# Measuring Current Using Digital Multimeters

## Introduction

Current is the rate at which charge passes a certain point in a circuit. Current not only has a value—it also has a direction. The link to the right provides more information about current.

The direction of the current must be accounted for when making a measurement; when you connect your DMM to a circuit, you will be assuming a particular current direction. The sign of the reading displayed on the DMM reflects this assumption—if the actual and assumed directions are the same, the displayed number will be positive. Conversely, if the number displayed is negative, the actual direction is opposite to your assumption.

## Note

The way in which the probes are connected to your circuit defines the assumed direction of the measured current: The assumed current direction is such that positive current enters the A (or µA mA) port and leaves the COM port.

Current measurements tend to be viewed as being more difficult than either voltage or resistance measurements. This is typically because, when measuring current, you have to make sure that all of the current which you want to measure passes through the DMM. This invariably requires that you break your circuit apart at certain points and then insert the DMM at the two ends of those breaks. Of course, after measuring the current, you will also need to re-connect the circuit to its initial condition.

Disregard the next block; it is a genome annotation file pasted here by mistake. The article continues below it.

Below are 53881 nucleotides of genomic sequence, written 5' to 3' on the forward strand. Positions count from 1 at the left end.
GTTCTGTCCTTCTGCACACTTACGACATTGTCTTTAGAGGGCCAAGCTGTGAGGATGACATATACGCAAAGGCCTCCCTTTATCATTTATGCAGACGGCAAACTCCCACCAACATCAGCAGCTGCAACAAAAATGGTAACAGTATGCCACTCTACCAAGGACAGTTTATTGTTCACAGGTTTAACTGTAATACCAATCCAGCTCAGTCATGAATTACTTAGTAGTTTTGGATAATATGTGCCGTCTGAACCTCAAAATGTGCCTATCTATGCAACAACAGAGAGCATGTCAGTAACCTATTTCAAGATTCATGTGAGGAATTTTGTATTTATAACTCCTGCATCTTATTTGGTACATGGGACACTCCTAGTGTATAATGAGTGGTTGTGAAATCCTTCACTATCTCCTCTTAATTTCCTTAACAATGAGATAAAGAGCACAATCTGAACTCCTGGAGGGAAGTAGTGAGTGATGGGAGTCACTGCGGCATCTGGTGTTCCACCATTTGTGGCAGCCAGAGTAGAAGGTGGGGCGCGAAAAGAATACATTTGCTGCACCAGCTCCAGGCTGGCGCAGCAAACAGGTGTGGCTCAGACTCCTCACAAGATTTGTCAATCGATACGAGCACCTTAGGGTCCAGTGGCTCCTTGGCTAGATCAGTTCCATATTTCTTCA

The other complication of measuring current is that most DMMs have multiple ports for current measurement—our DMM has two; they are labeled A and µA mA. The reason for the two ports is because the current through the DMM has to pass through a fuse. If too much current passes through the fuse, it will blow out. Unfortunately the construction of the DMM is such that, if you use a high capacity fuse in the measurement of a small current, you probably won't be able to read the current value accurately1.

## DMM Settings

There are two possible DMM configurations which we can use when measuring currents:

1. When measuring large currents, plug one of the DMM leads into the port with the A designation. The other DMM lead is plugged into the COM port. In this case, the DMM dial should be turned to the A setting. This configuration is shown in Fig. 1(a).
2. When measuring small currents, plug one of the DMM leads into the port with the µA mA designation. The other DMM lead is plugged into the COM port. In this case, the DMM dial should be turned to either the mA setting (if the current is in the milliamp, or thousandths of an amp range) OR the µA setting (if the current is in the microamp, or millionths of an amp range). This configuration is shown in Fig. 1(b).

## Probe Connections

Now we have to connect the DMM leads to our circuit. As indicated above, this usually involves disconnecting parts of our circuit so that we can connect the DMM appropriately. For example, suppose we want to measure the current I between components 1 and 2 in the circuit from Fig. 2. In order to measure this current, we will need to break the circuit apart between the two components, as shown in Fig. 3(a)2.

Now we place our DMM between the two components, as shown in Fig. 3(b); current will flow through component 1, through the DMM, and then through component 2. At this point, we also need to make sure that our measurement matches the sign of the current we want to measure. Since the assumed direction of the current I is from component 1 to component 2, we need to set up our DMM so that the current enters the A (or µA mA) port and leaves the COM port3.